Early bird tickets for Baltimore’s BEST party on sale now!

Churches' labor finds role in marketplace

THE BALTIMORE SUN

Tired of the long drive to the nearest Christian bookstore, parishioners of Long Reach Church of God in Columbia opened their own.

The congregation of Mount Hebron Memorial Church of God in Baltimore built a restaurant to be rid of an eyesore two blocks away.

Empowerment Temple African Methodist Episcopal Church has created a development corporation with plans to buy a strip shopping center and open four gas stations.

Once limited to low-profile ventures such as leasing land, religious institutions are buying up properties and starting businesses with a vigor that defies the traditional roles of church and business.

From Los Angeles to North Carolina to Baltimore, churches are opening coffee houses, restaurants, catering services and hair salons. Greater Baptist Church in Detroit recently leased land to Burger King. A Texas church has its own fitness center.

"American churches have always flirted with capitalism," said Bill Leonard, dean of the divinity school and a professor of church history at Wake Forest University. "The change is that churches are now becoming more directly connected to the business enterprise."

There's no one reason for the trend, experts and church leaders said.

Some churches use businesses to supplement Sunday offerings, while others want to revitalize forgotten neighborhoods and teach their congregations about enterprise and financial independence.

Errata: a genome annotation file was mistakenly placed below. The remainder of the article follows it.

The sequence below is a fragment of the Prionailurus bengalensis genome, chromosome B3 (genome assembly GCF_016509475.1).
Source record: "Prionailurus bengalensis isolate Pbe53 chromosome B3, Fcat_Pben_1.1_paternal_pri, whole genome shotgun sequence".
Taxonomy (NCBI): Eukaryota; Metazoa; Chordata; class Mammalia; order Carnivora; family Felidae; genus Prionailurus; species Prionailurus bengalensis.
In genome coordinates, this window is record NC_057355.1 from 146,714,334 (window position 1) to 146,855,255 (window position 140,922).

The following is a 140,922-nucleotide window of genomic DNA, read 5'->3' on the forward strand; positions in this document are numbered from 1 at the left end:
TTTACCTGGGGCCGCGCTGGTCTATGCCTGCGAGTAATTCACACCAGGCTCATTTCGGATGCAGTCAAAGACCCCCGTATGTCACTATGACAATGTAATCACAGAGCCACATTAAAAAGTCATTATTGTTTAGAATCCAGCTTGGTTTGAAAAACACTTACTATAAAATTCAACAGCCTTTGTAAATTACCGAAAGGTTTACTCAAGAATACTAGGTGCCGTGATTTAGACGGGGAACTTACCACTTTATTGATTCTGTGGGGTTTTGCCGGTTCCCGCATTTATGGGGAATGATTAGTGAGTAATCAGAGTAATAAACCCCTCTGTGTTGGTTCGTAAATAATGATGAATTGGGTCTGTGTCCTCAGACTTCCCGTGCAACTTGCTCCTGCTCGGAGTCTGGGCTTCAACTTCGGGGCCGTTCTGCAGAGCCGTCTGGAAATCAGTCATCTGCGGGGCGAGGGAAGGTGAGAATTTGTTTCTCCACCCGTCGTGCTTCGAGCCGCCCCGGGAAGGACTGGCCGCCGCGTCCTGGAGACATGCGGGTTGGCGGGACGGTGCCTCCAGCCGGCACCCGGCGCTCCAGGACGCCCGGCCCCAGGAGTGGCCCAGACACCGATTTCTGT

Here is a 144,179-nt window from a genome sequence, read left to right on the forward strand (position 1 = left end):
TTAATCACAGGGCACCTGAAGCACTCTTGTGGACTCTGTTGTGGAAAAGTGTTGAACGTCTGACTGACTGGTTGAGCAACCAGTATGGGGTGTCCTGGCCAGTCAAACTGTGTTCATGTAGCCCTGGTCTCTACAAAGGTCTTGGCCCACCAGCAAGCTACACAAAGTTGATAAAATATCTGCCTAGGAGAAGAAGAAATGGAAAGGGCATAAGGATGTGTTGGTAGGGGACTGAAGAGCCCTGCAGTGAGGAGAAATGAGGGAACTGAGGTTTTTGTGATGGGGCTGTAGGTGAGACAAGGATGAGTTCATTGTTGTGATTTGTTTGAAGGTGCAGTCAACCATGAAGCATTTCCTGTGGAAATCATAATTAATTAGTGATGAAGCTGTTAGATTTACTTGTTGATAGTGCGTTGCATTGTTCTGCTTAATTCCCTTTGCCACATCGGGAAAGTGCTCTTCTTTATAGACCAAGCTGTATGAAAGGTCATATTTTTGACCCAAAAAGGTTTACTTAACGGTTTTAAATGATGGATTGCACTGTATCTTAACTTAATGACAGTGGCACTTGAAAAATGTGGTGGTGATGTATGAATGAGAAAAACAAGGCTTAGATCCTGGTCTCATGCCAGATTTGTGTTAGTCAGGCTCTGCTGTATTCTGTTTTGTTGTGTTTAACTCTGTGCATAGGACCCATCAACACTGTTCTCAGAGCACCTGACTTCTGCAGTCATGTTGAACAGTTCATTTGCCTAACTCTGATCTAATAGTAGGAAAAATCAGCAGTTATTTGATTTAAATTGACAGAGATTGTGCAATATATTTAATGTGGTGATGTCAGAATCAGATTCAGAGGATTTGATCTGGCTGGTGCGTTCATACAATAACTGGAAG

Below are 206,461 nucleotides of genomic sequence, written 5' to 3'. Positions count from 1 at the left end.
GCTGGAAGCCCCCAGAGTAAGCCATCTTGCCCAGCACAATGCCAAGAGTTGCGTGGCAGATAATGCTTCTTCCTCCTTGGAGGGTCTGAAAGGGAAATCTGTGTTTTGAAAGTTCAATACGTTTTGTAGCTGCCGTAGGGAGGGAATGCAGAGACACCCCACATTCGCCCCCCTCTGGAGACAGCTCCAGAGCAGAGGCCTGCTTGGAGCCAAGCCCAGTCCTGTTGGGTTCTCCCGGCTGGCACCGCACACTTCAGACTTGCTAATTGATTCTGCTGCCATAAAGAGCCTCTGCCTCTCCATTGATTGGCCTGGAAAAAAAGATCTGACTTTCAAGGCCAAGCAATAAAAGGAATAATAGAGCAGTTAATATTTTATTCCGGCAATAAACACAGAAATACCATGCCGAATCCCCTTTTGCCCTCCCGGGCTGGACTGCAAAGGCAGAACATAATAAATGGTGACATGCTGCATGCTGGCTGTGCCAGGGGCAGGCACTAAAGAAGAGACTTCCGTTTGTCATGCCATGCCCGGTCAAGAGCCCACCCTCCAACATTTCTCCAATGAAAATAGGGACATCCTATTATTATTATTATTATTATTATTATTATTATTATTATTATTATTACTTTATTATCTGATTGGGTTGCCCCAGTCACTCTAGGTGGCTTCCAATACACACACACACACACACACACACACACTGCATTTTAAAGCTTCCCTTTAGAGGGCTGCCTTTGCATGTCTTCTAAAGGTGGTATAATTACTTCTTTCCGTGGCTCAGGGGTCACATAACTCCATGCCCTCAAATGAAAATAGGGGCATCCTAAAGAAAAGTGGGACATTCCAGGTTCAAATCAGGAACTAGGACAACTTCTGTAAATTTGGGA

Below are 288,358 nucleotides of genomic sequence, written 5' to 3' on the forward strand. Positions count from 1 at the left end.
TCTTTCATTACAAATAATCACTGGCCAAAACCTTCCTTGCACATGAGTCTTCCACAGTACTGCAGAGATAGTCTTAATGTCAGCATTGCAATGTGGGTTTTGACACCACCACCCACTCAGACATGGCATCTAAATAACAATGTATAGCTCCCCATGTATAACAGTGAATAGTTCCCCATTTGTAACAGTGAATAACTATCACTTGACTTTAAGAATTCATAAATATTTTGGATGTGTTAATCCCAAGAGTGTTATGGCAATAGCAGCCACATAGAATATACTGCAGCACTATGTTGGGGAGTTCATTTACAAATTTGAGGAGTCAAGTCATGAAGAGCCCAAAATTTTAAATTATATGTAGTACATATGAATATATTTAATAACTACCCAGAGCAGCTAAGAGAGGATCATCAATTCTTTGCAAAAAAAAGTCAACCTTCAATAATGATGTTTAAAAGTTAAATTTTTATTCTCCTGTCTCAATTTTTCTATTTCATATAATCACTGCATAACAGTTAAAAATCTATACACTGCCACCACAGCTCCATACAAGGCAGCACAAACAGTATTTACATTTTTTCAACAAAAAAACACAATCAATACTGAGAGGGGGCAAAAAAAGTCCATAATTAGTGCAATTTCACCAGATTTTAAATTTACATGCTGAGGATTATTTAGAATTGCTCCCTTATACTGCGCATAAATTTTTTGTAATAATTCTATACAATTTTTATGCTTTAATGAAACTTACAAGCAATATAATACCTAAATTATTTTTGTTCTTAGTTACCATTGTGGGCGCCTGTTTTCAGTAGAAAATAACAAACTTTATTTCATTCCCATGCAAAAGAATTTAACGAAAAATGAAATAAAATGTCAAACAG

Businesses are also a tool for churches to spread their message. For churches like the Long Reach Church of God, it's practical.

The church opened the Columbia Celebration Center bookstore three years ago so worshippers wouldn't have to drive 30 miles or more to buy books, T-shirts, Bibles and other Christian items.

"There was none in the area," said store manager Irvin Young. "We had 80,000 people in Columbia and no Christian bookstore."

Church members declined to disclose revenue but said the store's profit is put back into the venture, while some is donated to church coffers. It employs an average of 10 people from the church and the community.

"I think churches should be in the ministry," said Young. "This just happens to be a ministry that makes money, but it's a ministry for the community, and that was the basis for opening it."

New Psalmist Baptist Church in Baltimore also uses its catering business to minister and spread the Gospel.

"It's an outreach effort," said Joi Thomas, director of media relations and promotions. "It's a chance for us to get back into the community and to evangelize in another form."

The church has always had an informal food service, but it wasn't until seven years ago that it hired a chef and turned it into a separate, for-profit business.

The company is booked year-round with clients that include city agencies, the Enoch Pratt Free Library and the Eubie Blake Cultural Center. The business employs about 50 people, including three pastry chefs and four cooks.

Enoch Pratt uses New Psalmist to cater its senior citizens lunch program.

"The senior program is a grant-funded program that pays for itself, so we really needed to find the best service for the money, " said Judy Cooper, who is in charge of programs and publicity for the library. "They do it at a price that is affordable."

As more churches become involved in business, they're learning the tricky balance between nonprofit and for-profit designations.